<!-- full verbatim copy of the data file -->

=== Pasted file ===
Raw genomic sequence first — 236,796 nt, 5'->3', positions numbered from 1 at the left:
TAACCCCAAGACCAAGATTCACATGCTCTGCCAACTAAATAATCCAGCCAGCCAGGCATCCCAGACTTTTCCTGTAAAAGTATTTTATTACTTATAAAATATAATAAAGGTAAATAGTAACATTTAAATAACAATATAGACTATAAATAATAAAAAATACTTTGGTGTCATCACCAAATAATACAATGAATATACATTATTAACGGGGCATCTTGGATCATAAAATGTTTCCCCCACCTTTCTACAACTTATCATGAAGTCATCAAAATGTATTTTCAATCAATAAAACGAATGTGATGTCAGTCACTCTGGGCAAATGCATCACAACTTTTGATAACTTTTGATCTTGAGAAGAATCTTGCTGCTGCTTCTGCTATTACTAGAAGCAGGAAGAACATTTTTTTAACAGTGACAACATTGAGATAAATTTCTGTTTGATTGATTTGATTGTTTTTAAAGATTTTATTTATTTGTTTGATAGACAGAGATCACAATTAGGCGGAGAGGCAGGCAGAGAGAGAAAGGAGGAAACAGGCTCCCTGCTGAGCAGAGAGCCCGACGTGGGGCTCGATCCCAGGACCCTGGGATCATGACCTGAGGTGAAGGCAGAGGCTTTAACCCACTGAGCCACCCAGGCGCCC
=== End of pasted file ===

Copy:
Raw genomic sequence first — 236,796 nt, 5'->3', positions numbered from 1 at the left:
TAACCCCAAGACCAAGATTCACATGCTCTGCCAACTAAATAATCCAGCCAGCCAGGCATCCCAGACTTTTCCTGTAAAAGTATTTTATTACTTATAAAATATAATAAAGGTAAATAGTAACATTTAAATAACAATATAGACTATAAATAATAAAAAATACTTTGGTGTCATCACCAAATAATACAATGAATATACATTATTAACGGGGCATCTTGGATCATAAAATGTTTCCCCCACCTTTCTACAACTTATCATGAAGTCATCAAAATGTATTTTCAATCAATAAAACGAATGTGATGTCAGTCACTCTGGGCAAATGCATCACAACTTTTGATAACTTTTGATCTTGAGAAGAATCTTGCTGCTGCTTCTGCTATTACTAGAAGCAGGAAGAACATTTTTTTAACAGTGACAACATTGAGATAAATTTCTGTTTGATTGATTTGATTGTTTTTAAAGATTTTATTTATTTGTTTGATAGACAGAGATCACAATTAGGCGGAGAGGCAGGCAGAGAGAGAAAGGAGGAAACAGGCTCCCTGCTGAGCAGAGAGCCCGACGTGGGGCTCGATCCCAGGACCCTGGGATCATGACCTGAGGTGAAGGCAGAGGCTTTAACCCACTGAGCCACCCAGGCGCCC